IMG_0863So I guess I got comfy.  Dane was 3, then 4, then 5… wow – now 6!  He grew, and he grew, and he grew.  Pound after pound, inch after inch, he had suddenly become this hulking, lanky mass of childhood, teetering precariously at becoming half my size.

But I still saw him for the little guy born to me, the wee person in the adaptive therapy seat, always awkwardly bulky, but somehow magically lifted from one spot to the next.

Well, to be honest, Dane outgrew his adaptive ‘stroller’, probably over a year ago.  He had been turned down for an electric wheelchair years earlier so we did what any ‘grin and bear it’ family would do.  We made the best of what we were given.

I’m sure, in the past; snickers followed many of the smiles we were thrown.  Why would such a grown boy be pushed around in such an enormous stroller?  I might have questioned it too before I had Dane.

But time was up.   Dane’s physical therapist sent home a wheelchair, an honest to goodness wheelchair, for Dane to get used to while we went through the process of getting him an electric wheelchair, at long last.

We acclimated, immediately, as we always do.  It was a bit wider, A TON heavier, not foldable, easily movable or possible to casually throw in the trunk of the car.  Dane was sitting up higher, straighter, and more confidently.  He was positioned to be at the height of the cafeteria table, the restaurant table, and fast food counter tops.

So off we went to New York City.  What the heck, right?  We had a handicap accessible van, waiting, for just this day.  We valet parked at our hotel, backed Dane out of the van (after the strap downs got jammed, TWICE) and rolled into our posh Manhattan hotel lobby.

The bellhop was wonderful.  He even suggested we tell the front desk that we needed a handicap accessible shower (for a bigger room as well).  But knowing, full well, the chances of actually bathing Dane in the tub over the next two days were slim; we knew that would have been a selfish request.

The room was small, VERY SMALL.  The bellhop had to remove a chair in the room just to maneuver Dane’s wheelchair inside.  No biggie.  We just moved the chair again and again as we came and went over the next couple of days.

I had to leap over the bed just to get around Dane’s wheelchair and occasionally took an extra leap, just for fun, as I ‘Dukes of Hazard’ly spun across the mattress.

So off we went to hit the streets of NYC.

My baby boy is gorgeous, but I had never seen such a blatant display of staring – ever.  I was overwhelmed by the looks.  Pity, indifference, curiosity, reverence, the occasional smile, but this felt weird: different, unnerving.

Jay took the helm and was forced to maneuver Dane to the edge of the sidewalks where the handicap accessibility was most accommodating.  The crowds didn’t care, didn’t move, didn’t look.  They walk. They just walk, like cattle.  They walk because they are used to an environment where it feels hurried and purposeful, a place taken by people competing to make it across first, and the fastest.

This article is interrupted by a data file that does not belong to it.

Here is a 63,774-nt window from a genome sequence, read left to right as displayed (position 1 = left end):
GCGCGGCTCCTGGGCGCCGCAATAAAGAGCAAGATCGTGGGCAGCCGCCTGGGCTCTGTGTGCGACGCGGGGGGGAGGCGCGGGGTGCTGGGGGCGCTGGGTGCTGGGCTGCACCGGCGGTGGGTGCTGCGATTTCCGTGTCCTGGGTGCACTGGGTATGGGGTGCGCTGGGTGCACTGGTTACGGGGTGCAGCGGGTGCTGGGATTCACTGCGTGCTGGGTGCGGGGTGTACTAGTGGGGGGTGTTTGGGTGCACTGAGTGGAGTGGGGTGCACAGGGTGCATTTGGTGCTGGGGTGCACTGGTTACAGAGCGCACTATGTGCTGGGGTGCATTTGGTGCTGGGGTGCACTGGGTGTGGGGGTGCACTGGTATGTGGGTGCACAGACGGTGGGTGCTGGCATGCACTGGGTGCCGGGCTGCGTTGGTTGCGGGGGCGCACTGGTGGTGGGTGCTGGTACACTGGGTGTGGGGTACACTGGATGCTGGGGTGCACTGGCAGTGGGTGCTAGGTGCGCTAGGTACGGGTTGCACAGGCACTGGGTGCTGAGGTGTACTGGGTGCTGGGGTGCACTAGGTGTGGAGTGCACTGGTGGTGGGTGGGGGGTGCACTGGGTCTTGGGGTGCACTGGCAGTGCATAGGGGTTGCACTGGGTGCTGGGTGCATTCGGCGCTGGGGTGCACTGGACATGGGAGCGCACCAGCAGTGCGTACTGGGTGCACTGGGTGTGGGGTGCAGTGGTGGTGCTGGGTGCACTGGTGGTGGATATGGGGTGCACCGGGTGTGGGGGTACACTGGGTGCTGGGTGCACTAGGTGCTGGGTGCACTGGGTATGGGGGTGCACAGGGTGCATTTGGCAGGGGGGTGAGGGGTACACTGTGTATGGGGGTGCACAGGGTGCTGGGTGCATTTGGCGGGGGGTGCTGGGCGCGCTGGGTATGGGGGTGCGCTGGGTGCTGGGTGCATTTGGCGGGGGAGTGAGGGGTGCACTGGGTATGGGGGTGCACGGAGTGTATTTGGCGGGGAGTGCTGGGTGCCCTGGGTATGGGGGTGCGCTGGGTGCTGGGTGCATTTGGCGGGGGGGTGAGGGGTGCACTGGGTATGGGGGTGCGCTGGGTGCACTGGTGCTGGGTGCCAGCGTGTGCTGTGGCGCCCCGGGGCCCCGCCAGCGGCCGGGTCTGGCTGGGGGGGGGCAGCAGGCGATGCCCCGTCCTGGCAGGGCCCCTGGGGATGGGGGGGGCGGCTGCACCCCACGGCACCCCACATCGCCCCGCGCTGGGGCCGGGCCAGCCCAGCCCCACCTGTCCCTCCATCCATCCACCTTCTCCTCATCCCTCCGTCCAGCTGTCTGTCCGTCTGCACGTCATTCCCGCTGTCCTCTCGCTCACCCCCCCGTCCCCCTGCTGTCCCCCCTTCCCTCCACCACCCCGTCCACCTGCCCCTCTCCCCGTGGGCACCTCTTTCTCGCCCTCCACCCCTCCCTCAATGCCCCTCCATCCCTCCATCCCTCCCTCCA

We went to a ‘faire’.  Yes, it was crowded, crowded beyond my wildest nightmares.  My heart skipped a beat as I pushed Dane through the mob, seeking the closest view to the most sought after speakers.  My breath quickened as I tried to push Dane through the scattered stones strewn carelessly over the cords and wires that pumped electricity to the gyro stand nearby.  Dane’s tires jammed, twisted and barely made it over the ‘ramp’ put down to satisfy some archaic handicap accessibility law.

I watched as a woman smacked her child’s hand for having stared at Dane just a bit too long…

People callously cut in front of Dane as we tried desperately to push him close enough to see the life sized ‘Rock em’ Sock em’ Robots’.  Several expletives left my mouth that day.  I know, I should be better than that, but a mom has her breaking point and, come on, I’ve never been much of an ‘inside voice’ type of gal.

All in all, we left the fair early; we stayed in the city for only two days.  My husband knew better than to save some money going the ‘planes, trains, and automobiles’ route and instead, footed the bill for valet (thank you doll face!).

We’re still learning.  We know that everyone else is too.  Not every day is full of the easy way out.  This trip was exhausting and exhilarating.  Exhilarating because we enjoyed it.  Regardless of the obstacles, the inconvenience, the ignorance, we truly enjoyed it.

I couldn’t be more proud of my sons and my family for seeing the sights more than the insurmountable.  Because, no matter what the journey, my family, by far, is the most impressive sight to see.